3 north shore judges have now recused themselves from Richard Reed case _lowres

Richard Reed

When Richard Reed flashed an honorary District Attorney’s Office investigator badge at Covington police officers in August — part of an incident that has landed him in the St. Tammany Parish Jail charged with kidnapping and sexual battery of an intoxicated woman — it wasn’t the first time he tried to hide behind his brother’s shield.

And it wasn’t the first time that his behavior toward a woman or in a bar had earned him a chat with authorities, either.

But not one of three previous incidents — detailed in reports obtained by The New Orleans Advocate — resulted in a conviction. In two of them, in fact, Reed was never arrested, and in the third one the charge was dropped by a Covington city prosecutor after Reed wrote an apology.

Reed was booked Wednesday after a St. Tammany Parish grand jury indicted him on four counts in connection with the August incident that began at The Chimes Restaurant in Covington: sexual battery, second-degree kidnapping, impeding a witness and intimidation of a police officer. The case is being prosecuted by the state Attorney General’s Office because Walter Reed, still the parish’s district attorney when Richard, his brother, was arrested, recused his office.

As of late Wednesday afternoon, Reed remained in jail, facing a $100,000 bail on the four counts. When he was first booked, on the sexual battery charge only, he posted a $25,000 bond and was released.

Although Reed has no convictions, he has had at least three run-ins with the law. In two of them, the complainants were women who said Reed was harassing them. The first was an ex-girlfriend of Reed, the second a woman to whom he had loaned or given some furniture. The third complaint involved an argument at a popular Covington bar.

In 2004, an ex-girlfriend of Richard Reed’s complained to St. Tammany deputies that Reed was harassing her. She asked them to call him and Walter Reed to get Richard to leave her alone. The woman detailed a litany of events, police reports show.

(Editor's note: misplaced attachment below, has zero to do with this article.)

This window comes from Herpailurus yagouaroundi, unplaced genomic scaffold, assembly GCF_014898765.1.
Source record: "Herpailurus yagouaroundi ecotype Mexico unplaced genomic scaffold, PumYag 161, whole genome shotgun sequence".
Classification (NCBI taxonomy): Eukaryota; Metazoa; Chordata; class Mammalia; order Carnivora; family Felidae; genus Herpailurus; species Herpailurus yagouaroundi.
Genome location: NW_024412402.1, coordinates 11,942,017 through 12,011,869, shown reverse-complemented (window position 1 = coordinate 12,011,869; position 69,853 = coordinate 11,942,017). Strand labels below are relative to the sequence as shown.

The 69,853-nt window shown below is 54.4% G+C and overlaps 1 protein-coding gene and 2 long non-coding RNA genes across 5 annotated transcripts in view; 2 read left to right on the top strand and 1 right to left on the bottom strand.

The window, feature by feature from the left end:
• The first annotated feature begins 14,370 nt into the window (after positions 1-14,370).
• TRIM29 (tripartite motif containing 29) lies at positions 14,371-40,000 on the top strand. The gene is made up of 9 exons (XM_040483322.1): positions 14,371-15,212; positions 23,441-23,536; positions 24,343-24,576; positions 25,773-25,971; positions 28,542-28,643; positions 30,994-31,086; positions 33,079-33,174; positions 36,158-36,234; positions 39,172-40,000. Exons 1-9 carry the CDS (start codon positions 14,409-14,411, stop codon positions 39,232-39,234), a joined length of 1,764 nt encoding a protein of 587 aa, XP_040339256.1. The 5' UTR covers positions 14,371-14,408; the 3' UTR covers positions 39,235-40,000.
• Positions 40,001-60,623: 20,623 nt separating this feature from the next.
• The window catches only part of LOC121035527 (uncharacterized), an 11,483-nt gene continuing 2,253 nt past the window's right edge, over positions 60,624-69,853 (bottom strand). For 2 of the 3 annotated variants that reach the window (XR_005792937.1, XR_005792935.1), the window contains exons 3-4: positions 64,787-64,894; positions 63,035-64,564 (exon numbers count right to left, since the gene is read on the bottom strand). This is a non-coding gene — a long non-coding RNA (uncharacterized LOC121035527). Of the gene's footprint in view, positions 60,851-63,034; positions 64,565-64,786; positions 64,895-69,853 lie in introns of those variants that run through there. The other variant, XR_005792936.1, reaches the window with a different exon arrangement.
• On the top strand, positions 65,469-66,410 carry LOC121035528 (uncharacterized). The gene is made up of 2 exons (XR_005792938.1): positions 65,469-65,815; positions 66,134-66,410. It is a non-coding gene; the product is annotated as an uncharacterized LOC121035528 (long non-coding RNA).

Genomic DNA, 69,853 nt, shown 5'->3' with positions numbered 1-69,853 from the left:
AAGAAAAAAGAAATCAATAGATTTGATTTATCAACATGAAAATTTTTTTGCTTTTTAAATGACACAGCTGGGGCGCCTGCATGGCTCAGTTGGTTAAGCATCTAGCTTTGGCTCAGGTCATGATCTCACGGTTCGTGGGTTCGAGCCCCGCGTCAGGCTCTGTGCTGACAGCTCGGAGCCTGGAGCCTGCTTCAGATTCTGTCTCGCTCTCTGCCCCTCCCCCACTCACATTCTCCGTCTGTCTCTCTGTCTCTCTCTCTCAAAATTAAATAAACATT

In June 2000, less than a year after they broke up, Reed entered her house uninvited while she was in her bedroom trying on clothes, the woman said. She saw the bedroom door begin to open slowly and she saw “a hand and a long-sleeve shirt.” The woman screamed and ran into the bathroom to get dressed.

When she emerged, she said, Reed tried to put his arms around her and pull her closer. He would leave, he told her, if she “let him see her bare chest,” the report says. The woman refused, the pair struggled and he pushed her onto an ottoman before leaving.

According to the report, the woman said she did not call police after the incident “because of the ramifications of Reed being the brother of St. Tammany Parish District Attorney Walter Reed and that her boyfriend at the time was working for the District Attorney’s Office.”

Richard Reed later apologized for the incident, both on the phone and in person, the report says.

But three years later, Reed allegedly renewed his unwanted attentions. He called the woman to say he was coming over, the report says. The woman locked all her doors, but when she looked outside, she saw Reed parked in her driveway. She called her boyfriend, who came over and exchanged words with Reed, who left.

The couple then found a message on the woman’s answering machine from Reed, in which he said he would wait in her driveway until she let him in.

The woman declined to comment on the matter Wednesday.